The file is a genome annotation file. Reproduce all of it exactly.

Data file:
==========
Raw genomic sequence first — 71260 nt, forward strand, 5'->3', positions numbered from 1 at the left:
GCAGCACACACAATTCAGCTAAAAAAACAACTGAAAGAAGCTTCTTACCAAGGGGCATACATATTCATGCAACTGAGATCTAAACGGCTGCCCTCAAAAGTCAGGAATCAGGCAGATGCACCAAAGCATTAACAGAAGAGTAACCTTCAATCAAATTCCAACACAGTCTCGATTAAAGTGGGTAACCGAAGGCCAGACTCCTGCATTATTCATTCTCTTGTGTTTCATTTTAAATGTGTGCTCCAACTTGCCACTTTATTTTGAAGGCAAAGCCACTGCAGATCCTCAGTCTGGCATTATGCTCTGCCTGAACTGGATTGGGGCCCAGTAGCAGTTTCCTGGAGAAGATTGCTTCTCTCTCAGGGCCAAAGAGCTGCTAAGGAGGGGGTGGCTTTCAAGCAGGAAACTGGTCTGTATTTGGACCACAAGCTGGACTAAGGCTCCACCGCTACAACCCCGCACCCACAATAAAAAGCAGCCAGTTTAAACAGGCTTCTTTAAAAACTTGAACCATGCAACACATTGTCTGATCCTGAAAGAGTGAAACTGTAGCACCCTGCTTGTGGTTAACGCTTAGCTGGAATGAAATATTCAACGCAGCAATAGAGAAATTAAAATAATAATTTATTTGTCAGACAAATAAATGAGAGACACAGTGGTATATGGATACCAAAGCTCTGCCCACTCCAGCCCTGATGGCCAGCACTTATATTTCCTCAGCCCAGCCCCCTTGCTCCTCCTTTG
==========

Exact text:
Raw genomic sequence first — 71260 nt, forward strand, 5'->3', positions numbered from 1 at the left:
GCAGCACACACAATTCAGCTAAAAAAACAACTGAAAGAAGCTTCTTACCAAGGGGCATACATATTCATGCAACTGAGATCTAAACGGCTGCCCTCAAAAGTCAGGAATCAGGCAGATGCACCAAAGCATTAACAGAAGAGTAACCTTCAATCAAATTCCAACACAGTCTCGATTAAAGTGGGTAACCGAAGGCCAGACTCCTGCATTATTCATTCTCTTGTGTTTCATTTTAAATGTGTGCTCCAACTTGCCACTTTATTTTGAAGGCAAAGCCACTGCAGATCCTCAGTCTGGCATTATGCTCTGCCTGAACTGGATTGGGGCCCAGTAGCAGTTTCCTGGAGAAGATTGCTTCTCTCTCAGGGCCAAAGAGCTGCTAAGGAGGGGGTGGCTTTCAAGCAGGAAACTGGTCTGTATTTGGACCACAAGCTGGACTAAGGCTCCACCGCTACAACCCCGCACCCACAATAAAAAGCAGCCAGTTTAAACAGGCTTCTTTAAAAACTTGAACCATGCAACACATTGTCTGATCCTGAAAGAGTGAAACTGTAGCACCCTGCTTGTGGTTAACGCTTAGCTGGAATGAAATATTCAACGCAGCAATAGAGAAATTAAAATAATAATTTATTTGTCAGACAAATAAATGAGAGACACAGTGGTATATGGATACCAAAGCTCTGCCCACTCCAGCCCTGATGGCCAGCACTTATATTTCCTCAGCCCAGCCCCCTTGCTCCTCCTTTG